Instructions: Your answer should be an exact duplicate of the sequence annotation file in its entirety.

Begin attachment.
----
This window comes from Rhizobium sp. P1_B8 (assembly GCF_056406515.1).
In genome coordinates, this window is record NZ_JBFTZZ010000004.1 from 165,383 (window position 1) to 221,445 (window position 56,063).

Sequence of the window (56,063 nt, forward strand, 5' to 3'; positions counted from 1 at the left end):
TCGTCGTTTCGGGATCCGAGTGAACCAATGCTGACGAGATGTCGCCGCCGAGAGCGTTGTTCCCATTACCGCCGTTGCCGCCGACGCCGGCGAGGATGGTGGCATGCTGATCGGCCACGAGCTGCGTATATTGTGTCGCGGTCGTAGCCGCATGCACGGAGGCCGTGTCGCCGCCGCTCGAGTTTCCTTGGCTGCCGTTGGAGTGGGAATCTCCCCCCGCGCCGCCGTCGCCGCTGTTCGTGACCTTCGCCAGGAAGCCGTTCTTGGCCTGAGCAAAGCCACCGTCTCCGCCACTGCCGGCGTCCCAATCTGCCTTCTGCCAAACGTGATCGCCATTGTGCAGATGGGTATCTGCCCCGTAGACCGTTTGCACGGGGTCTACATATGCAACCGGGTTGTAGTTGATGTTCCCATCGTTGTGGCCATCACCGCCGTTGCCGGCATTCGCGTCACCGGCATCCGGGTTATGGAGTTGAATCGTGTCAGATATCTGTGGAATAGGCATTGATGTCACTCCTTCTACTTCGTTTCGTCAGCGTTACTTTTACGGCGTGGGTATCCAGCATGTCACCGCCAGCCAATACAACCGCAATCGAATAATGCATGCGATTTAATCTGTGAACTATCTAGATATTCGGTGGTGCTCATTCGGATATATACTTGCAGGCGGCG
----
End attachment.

This window comes from Rhizobium sp. P1_B8 (assembly GCF_056406515.1).
In genome coordinates, this window is record NZ_JBFTZZ010000004.1 from 165,383 (window position 1) to 221,445 (window position 56,063).

Sequence of the window (56,063 nt, forward strand, 5' to 3'; positions counted from 1 at the left end):
TCGTCGTTTCGGGATCCGAGTGAACCAATGCTGACGAGATGTCGCCGCCGAGAGCGTTGTTCCCATTACCGCCGTTGCCGCCGACGCCGGCGAGGATGGTGGCATGCTGATCGGCCACGAGCTGCGTATATTGTGTCGCGGTCGTAGCCGCATGCACGGAGGCCGTGTCGCCGCCGCTCGAGTTTCCTTGGCTGCCGTTGGAGTGGGAATCTCCCCCCGCGCCGCCGTCGCCGCTGTTCGTGACCTTCGCCAGGAAGCCGTTCTTGGCCTGAGCAAAGCCACCGTCTCCGCCACTGCCGGCGTCCCAATCTGCCTTCTGCCAAACGTGATCGCCATTGTGCAGATGGGTATCTGCCCCGTAGACCGTTTGCACGGGGTCTACATATGCAACCGGGTTGTAGTTGATGTTCCCATCGTTGTGGCCATCACCGCCGTTGCCGGCATTCGCGTCACCGGCATCCGGGTTATGGAGTTGAATCGTGTCAGATATCTGTGGAATAGGCATTGATGTCACTCCTTCTACTTCGTTTCGTCAGCGTTACTTTTACGGCGTGGGTATCCAGCATGTCACCGCCAGCCAATACAACCGCAATCGAATAATGCATGCGATTTAATCTGTGAACTATCTAGATATTCGGTGGTGCTCATTCGGATATATACTTGCAGGCGGCG